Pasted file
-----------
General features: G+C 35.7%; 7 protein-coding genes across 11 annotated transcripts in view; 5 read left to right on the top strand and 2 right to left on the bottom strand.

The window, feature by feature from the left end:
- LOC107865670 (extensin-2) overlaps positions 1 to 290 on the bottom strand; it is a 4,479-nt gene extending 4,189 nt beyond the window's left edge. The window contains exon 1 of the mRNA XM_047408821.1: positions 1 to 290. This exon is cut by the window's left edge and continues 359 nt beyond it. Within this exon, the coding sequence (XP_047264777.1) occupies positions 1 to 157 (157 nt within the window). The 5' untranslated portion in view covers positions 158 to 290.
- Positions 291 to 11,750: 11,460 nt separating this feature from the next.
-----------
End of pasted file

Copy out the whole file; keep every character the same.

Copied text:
General features: G+C 35.7%; 7 protein-coding genes across 11 annotated transcripts in view; 5 read left to right on the top strand and 2 right to left on the bottom strand.

The window, feature by feature from the left end:
- LOC107865670 (extensin-2) overlaps positions 1 to 290 on the bottom strand; it is a 4,479-nt gene extending 4,189 nt beyond the window's left edge. The window contains exon 1 of the mRNA XM_047408821.1: positions 1 to 290. This exon is cut by the window's left edge and continues 359 nt beyond it. Within this exon, the coding sequence (XP_047264777.1) occupies positions 1 to 157 (157 nt within the window). The 5' untranslated portion in view covers positions 158 to 290.
- Positions 291 to 11,750: 11,460 nt separating this feature from the next.